Unfortunately, there is no one-answer-fits-all for this question. Which ratio to use is entirely dependent on the user’s preference and which kind of vaping experience they favour. Most vapers use various levels of PG and VG for different purposes, such as:
If you favour a sharp throat hit when vaping, you’ll prefer a high-PG e-liquid. This is especially popular among ex-smokers, as it creates a hit at the back of the throat, similar to that of a tobacco cigarette.
High-VG e-liquid gives a much smoother feeling on the throat, which gives a more substantial ‘thicker’ feel.
If you would like to conceal vaping in public by producing minimal smoke, high-PG is the best way to go. This ensures that less vapour is produced when exhaled, and hence producing considerably less smoke than high-VG e-liquids.
Cloudchasing involves exhaling dense clouds of vapour. This is becoming increasingly popular over the world, with some people taking part in competitions to see who can produce the largest cloud. If this appeals to you, high-VG e-liquids are the option for you – the higher the better.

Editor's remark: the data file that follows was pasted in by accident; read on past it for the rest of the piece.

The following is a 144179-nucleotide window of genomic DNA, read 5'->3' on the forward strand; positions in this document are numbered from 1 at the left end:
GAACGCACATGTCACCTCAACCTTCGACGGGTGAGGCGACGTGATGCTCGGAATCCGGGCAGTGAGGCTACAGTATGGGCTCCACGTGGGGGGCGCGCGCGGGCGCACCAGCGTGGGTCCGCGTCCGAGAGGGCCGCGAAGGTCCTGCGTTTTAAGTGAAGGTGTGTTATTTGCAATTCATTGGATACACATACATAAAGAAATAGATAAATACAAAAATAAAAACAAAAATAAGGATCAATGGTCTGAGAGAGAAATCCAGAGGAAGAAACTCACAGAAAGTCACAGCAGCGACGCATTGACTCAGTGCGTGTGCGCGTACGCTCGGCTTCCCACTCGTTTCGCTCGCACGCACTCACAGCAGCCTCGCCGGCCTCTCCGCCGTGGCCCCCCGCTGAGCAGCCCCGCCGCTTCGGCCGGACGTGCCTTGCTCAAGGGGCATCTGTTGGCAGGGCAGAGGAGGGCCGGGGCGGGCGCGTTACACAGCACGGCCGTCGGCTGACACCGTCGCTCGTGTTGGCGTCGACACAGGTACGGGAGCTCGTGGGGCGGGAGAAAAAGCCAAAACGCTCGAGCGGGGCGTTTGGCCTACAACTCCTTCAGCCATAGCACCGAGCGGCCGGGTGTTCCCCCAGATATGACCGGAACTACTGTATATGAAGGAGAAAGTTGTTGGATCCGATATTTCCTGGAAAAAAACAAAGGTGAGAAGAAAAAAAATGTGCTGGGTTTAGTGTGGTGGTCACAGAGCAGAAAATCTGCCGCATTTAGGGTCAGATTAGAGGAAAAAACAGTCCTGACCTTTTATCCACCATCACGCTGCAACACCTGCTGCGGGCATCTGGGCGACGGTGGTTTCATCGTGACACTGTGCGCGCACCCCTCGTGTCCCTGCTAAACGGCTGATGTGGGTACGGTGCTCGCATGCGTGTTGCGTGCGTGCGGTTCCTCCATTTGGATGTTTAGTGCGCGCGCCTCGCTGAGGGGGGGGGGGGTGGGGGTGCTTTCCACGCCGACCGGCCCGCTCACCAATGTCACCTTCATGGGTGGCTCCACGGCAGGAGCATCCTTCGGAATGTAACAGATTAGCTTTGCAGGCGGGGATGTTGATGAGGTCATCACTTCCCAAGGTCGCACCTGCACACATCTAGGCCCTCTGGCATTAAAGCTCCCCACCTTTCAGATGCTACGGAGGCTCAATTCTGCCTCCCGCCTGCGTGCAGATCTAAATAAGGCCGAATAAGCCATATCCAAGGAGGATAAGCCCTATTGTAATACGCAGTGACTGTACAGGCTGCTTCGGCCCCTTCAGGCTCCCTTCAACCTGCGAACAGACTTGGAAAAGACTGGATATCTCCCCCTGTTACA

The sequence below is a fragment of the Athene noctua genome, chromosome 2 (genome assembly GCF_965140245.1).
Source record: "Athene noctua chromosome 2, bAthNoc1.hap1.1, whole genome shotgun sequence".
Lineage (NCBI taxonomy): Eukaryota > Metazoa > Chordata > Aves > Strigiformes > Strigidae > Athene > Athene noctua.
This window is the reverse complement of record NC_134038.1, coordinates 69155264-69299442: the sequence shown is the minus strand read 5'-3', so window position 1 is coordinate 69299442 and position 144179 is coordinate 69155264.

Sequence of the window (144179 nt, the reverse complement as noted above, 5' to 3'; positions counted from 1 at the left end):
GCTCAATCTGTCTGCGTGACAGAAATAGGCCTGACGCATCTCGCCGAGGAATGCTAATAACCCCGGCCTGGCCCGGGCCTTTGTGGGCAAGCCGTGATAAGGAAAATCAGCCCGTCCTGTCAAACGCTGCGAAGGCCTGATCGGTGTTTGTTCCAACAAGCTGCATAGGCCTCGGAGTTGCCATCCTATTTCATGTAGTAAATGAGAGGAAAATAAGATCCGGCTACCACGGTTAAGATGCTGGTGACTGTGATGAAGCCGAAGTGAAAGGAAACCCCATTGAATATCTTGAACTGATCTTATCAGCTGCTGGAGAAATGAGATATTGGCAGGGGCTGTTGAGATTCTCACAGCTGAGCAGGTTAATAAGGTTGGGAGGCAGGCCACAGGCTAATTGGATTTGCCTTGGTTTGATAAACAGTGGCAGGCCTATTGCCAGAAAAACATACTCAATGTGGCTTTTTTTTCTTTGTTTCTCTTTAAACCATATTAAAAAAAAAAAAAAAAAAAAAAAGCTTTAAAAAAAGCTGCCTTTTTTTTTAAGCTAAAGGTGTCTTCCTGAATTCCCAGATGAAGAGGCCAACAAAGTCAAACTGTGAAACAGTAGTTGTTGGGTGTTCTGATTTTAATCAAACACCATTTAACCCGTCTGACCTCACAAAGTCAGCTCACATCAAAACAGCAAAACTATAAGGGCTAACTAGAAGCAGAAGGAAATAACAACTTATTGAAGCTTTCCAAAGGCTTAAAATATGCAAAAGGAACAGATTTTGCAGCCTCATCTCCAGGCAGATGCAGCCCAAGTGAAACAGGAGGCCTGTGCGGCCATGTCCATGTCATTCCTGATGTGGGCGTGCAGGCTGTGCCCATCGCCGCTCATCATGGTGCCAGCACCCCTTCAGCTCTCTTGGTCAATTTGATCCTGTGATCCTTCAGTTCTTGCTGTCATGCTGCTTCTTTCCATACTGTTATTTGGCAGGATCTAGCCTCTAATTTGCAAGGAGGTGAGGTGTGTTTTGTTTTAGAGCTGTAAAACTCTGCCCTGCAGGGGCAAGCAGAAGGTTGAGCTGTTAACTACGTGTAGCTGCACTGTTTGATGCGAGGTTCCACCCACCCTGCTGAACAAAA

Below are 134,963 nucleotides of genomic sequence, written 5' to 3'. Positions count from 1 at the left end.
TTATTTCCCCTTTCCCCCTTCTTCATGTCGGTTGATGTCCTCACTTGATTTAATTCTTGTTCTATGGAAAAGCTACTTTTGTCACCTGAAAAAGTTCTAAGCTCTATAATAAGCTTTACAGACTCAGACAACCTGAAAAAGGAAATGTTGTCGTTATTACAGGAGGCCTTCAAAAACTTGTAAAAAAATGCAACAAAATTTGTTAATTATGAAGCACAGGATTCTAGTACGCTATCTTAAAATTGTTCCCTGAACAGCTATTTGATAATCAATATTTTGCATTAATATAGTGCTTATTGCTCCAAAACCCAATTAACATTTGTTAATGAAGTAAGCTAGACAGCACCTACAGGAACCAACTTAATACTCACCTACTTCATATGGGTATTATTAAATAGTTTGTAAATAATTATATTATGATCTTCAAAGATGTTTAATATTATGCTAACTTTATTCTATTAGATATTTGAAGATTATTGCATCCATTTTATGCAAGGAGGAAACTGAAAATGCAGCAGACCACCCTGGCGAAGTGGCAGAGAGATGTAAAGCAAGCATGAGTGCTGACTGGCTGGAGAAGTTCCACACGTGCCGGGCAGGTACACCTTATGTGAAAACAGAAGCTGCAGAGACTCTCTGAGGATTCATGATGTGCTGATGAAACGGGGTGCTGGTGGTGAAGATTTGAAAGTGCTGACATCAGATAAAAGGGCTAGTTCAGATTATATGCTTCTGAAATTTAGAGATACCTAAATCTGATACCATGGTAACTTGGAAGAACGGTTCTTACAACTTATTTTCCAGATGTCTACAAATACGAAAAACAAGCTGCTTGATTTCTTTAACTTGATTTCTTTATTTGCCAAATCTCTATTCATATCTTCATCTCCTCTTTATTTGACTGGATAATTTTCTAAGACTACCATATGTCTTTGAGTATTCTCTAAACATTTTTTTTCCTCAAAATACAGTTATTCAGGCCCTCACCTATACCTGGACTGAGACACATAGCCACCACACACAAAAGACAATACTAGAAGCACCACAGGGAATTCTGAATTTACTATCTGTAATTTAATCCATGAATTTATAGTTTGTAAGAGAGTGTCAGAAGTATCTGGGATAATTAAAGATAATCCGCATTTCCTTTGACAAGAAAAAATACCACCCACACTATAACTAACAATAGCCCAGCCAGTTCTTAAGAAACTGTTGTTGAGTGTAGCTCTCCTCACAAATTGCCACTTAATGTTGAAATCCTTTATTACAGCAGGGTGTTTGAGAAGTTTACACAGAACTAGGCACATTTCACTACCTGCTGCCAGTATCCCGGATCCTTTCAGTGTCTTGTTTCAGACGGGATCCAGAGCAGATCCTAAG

PG vs VG: An overview
What equipment do I need?
It’s not just as simple as deciding on a high-VG or PG e-liquid and hoping it works, it all comes down to your equipment. If it isn’t suitable for the job, it can result in issues such as throat irritation or wicking problems.
Here at Vapourcore, we advise the following:
The clearomiser is one of the most common styles of tanks for vaping. Often, these take higher resistance coils which are vaped below 15 watts.
Clearomisers are not generally suitable for high-VG e-liquids, as their coils simply cannot cope with the thicker fluid, which can result in unpleasant dry hits of burning cotton. Therefore, we advise using high-PG fluid or a 50/50 ratio when using this kind of tank.
Sub-ohm tanks take a lot more power than standard clearomisers and are designed to deal well with high-VG liquids.
Please note: As these tanks require more power and higher battery strength, this type of vape tank can use up e-liquid much faster than other vape devices.
If you prefer to make your own coils, there is a lot more flexibility on your PG and VG ratio. This is dependent on the coils you use and the shape you opt for, but this method ensures you don’t have to worry as much about your cotton wicking properly.
As mentioned previously, the type of ratio you go for is down to personal preference, but the norm for coil resistances of prebuilt coils is the same for rebuildables too – sub-ohm coils for high-VG, higher resistance coils for 50/50 or high-PG e-liquids.